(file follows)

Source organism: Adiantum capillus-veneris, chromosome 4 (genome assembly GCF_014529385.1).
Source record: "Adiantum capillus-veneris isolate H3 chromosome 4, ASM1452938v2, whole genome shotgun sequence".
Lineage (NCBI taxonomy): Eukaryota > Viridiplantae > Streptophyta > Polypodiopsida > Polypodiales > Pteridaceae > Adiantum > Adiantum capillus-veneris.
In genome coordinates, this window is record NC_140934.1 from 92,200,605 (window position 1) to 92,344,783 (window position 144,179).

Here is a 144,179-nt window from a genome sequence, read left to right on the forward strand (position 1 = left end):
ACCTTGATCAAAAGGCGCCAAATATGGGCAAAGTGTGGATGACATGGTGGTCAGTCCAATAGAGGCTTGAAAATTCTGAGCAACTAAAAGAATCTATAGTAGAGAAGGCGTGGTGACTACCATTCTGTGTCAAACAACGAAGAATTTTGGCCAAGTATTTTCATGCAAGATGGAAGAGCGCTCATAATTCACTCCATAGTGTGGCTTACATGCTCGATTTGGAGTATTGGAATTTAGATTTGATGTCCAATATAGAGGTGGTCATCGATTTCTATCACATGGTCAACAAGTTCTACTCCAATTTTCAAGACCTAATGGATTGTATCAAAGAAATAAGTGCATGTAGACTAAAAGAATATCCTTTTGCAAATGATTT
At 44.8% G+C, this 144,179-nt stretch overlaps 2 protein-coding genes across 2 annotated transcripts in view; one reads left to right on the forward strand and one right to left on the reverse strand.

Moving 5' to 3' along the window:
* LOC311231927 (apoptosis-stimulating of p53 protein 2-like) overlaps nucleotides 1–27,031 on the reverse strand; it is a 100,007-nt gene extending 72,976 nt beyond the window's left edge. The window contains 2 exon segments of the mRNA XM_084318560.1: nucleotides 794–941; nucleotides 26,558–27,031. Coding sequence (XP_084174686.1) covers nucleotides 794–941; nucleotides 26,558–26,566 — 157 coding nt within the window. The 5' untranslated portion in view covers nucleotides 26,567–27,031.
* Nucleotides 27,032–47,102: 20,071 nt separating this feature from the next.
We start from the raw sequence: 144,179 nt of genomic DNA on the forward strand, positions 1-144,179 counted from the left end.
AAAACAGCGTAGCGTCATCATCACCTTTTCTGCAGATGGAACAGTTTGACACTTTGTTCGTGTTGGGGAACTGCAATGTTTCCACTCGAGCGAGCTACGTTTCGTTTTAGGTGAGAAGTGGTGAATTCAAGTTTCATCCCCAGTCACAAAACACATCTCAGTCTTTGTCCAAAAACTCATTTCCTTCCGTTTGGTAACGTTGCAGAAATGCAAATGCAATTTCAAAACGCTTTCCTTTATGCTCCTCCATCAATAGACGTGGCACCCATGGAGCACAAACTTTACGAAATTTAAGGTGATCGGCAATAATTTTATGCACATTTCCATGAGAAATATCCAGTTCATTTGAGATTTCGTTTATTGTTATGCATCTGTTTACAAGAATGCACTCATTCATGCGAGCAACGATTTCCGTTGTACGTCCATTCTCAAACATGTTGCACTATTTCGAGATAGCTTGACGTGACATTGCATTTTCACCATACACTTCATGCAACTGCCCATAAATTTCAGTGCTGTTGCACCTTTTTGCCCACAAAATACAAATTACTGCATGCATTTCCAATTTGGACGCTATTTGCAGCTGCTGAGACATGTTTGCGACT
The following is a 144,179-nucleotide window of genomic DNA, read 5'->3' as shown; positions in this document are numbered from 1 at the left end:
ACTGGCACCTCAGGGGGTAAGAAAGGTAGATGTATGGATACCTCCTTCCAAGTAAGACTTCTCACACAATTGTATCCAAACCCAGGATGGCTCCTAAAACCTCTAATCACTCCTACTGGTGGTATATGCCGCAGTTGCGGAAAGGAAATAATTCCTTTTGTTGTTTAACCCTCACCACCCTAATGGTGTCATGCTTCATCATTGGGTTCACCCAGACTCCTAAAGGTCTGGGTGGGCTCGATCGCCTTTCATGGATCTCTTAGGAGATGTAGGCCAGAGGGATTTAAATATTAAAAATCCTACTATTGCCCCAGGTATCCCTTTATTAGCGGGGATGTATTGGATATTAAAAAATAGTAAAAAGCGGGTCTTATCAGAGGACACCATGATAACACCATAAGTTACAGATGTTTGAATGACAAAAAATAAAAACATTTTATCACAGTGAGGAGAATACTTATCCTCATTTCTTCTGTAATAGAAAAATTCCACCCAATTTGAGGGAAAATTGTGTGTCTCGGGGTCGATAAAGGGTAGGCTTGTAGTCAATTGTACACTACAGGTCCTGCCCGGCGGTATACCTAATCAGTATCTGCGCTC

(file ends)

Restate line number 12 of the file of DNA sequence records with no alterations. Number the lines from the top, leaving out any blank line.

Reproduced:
AAAACAGCGTAGCGTCATCATCACCTTTTCTGCAGATGGAACAGTTTGACACTTTGTTCGTGTTGGGGAACTGCAATGTTTCCACTCGAGCGAGCTACGTTTCGTTTTAGGTGAGAAGTGGTGAATTCAAGTTTCATCCCCAGTCACAAAACACATCTCAGTCTTTGTCCAAAAACTCATTTCCTTCCGTTTGGTAACGTTGCAGAAATGCAAATGCAATTTCAAAACGCTTTCCTTTATGCTCCTCCATCAATAGACGTGGCACCCATGGAGCACAAACTTTACGAAATTTAAGGTGATCGGCAATAATTTTATGCACATTTCCATGAGAAATATCCAGTTCATTTGAGATTTCGTTTATTGTTATGCATCTGTTTACAAGAATGCACTCATTCATGCGAGCAACGATTTCCGTTGTACGTCCATTCTCAAACATGTTGCACTATTTCGAGATAGCTTGACGTGACATTGCATTTTCACCATACACTTCATGCAACTGCCCATAAATTTCAGTGCTGTTGCACCTTTTTGCCCACAAAATACAAATTACTGCATGCATTTCCAATTTGGACGCTATTTGCAGCTGCTGAGACATGTTTGCGACT